Yesterday, Students for Sensible Drug Policy reports, the House approved the Student and Teacher Safety Act of 2006, which threatens
to withhold federal funding from public schools that do not allow broad
student searches for flimsy reasons, by a voice vote. The bill applies
to any "search by a full-time teacher or school official, acting on any
reasonable suspicion based on professional experience and judgment, of
any minor student on the grounds of any public school, if the search is
conducted to ensure that classrooms, school buildings, school property
and students remain free from the threat of all weapons, dangerous
materials, or illegal narcotics."
An earlier version of the bill used the newfangled standard of
"colorable suspicion," which I reasonably suspect would have amounted
to little more than a hunch. The new standard is stricter in theory,
and the bill stipulates that "the measures used to conduct any search
must be reasonably related to the search's objectives, without being
excessively intrusive in light of the student's age, sex, and the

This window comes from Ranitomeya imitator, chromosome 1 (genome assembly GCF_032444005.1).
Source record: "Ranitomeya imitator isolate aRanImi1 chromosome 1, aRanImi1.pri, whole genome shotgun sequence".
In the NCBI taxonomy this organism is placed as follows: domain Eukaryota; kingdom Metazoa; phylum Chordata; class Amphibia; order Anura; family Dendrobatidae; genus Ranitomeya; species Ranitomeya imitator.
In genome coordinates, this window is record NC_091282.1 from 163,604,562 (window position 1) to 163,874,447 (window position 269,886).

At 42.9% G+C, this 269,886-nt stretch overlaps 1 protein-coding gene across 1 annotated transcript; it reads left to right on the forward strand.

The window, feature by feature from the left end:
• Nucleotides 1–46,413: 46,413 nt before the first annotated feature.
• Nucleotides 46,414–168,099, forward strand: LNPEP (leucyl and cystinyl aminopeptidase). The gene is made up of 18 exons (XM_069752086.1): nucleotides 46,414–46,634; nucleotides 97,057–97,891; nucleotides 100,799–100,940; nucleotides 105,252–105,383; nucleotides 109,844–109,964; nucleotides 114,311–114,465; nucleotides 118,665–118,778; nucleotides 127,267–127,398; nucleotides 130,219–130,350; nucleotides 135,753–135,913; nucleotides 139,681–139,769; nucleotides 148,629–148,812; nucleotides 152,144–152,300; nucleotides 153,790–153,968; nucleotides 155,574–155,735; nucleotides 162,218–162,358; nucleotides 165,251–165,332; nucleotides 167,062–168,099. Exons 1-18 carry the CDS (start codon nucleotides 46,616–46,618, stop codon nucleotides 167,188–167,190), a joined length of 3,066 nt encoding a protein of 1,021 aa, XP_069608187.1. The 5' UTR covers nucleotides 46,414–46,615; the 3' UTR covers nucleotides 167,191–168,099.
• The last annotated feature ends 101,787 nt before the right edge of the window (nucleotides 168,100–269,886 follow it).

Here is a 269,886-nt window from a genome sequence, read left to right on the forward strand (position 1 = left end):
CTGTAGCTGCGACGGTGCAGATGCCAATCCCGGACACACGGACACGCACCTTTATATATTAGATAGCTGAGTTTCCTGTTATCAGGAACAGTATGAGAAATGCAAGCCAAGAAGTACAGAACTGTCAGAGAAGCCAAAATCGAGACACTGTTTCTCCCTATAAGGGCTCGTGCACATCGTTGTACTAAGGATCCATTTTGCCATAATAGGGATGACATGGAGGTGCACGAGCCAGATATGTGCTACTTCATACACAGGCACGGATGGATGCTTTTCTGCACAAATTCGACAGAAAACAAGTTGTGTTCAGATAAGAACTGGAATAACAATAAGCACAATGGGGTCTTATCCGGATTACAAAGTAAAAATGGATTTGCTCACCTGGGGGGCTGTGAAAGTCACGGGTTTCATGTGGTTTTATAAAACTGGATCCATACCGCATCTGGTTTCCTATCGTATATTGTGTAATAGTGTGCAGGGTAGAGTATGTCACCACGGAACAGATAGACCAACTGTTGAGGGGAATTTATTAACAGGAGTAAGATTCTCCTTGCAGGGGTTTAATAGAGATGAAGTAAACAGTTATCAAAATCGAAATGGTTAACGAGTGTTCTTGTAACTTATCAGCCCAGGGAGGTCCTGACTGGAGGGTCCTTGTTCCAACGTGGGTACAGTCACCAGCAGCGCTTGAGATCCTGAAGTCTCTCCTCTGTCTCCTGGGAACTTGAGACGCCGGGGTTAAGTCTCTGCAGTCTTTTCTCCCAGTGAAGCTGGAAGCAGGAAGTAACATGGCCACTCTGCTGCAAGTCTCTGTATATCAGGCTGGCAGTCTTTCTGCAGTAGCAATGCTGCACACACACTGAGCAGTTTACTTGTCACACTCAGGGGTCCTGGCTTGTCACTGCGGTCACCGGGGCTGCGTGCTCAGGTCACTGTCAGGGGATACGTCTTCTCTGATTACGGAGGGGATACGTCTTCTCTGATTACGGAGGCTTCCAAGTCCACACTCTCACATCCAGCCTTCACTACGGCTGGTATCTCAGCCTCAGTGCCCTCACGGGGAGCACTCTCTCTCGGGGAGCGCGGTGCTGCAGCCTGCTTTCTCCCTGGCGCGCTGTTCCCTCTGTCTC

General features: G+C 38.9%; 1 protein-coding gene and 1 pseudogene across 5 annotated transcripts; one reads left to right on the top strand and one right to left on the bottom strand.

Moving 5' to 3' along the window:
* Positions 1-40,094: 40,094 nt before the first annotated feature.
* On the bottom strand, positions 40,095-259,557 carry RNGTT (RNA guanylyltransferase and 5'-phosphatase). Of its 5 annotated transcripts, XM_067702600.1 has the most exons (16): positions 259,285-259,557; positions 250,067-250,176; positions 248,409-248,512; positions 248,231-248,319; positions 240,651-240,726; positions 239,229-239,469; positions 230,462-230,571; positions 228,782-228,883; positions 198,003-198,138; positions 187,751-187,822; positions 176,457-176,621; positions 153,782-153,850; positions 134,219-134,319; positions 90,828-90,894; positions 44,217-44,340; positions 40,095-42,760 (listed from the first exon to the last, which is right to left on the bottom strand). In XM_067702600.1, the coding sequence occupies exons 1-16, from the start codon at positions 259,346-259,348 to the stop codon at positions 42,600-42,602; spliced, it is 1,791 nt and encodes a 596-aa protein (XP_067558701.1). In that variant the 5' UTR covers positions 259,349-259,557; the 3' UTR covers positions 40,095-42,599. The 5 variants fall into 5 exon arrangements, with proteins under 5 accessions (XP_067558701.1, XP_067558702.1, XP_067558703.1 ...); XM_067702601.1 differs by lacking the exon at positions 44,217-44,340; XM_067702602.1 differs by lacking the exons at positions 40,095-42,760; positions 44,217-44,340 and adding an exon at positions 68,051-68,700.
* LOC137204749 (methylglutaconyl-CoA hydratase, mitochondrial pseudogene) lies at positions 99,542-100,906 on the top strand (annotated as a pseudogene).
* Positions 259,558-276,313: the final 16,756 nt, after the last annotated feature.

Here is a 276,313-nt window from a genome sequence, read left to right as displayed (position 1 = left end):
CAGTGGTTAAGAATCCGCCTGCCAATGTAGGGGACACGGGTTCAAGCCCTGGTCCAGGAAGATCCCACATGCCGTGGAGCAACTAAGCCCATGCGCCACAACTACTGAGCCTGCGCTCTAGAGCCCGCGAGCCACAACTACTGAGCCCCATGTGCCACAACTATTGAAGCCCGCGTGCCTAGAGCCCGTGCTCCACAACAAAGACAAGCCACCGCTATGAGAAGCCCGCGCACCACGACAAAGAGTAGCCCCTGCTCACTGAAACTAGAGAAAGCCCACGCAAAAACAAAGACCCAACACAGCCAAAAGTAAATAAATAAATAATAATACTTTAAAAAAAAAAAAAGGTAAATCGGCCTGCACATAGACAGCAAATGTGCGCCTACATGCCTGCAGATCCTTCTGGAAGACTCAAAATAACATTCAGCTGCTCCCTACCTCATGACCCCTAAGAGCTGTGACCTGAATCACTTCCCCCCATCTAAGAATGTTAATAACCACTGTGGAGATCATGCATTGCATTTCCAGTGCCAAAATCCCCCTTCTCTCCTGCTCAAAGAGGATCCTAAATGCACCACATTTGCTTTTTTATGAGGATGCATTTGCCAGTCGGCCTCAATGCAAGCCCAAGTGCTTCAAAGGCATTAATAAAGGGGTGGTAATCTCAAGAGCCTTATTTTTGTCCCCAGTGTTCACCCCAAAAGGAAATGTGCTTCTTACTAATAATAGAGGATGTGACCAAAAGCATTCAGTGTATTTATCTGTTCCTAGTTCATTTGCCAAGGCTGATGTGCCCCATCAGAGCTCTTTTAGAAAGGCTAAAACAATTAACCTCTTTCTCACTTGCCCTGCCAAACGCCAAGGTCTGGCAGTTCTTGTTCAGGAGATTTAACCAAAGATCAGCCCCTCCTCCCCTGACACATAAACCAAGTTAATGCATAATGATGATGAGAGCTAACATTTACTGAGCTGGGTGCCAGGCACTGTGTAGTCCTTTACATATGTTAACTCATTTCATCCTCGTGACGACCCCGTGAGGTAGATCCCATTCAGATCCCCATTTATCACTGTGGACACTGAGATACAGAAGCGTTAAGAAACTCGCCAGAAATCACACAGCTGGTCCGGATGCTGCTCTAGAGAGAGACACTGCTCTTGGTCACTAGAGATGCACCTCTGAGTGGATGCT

nature of the offense." Would this allow a mass search of the entire
student body if, say, a teacher suspects that one or two kids have been
smoking pot and is determined to root out the school's marijuana ring?
No doubt these details will be settled in litigation. Since such
litigation can be costly,
it's not surprising that the American Federation of Teachers, the
National Association of School Administrators, and the National School
Boards Association have come out against the bill.
It's sure good to see Congress overturning fundamental Constitutional principles on a voice vote. Here is a good libertarian poll question: Which do you think will be used more often in the next five years as an excuse to pare down the Bill of Rights, the "war on drugs" or the "war on terrorism"?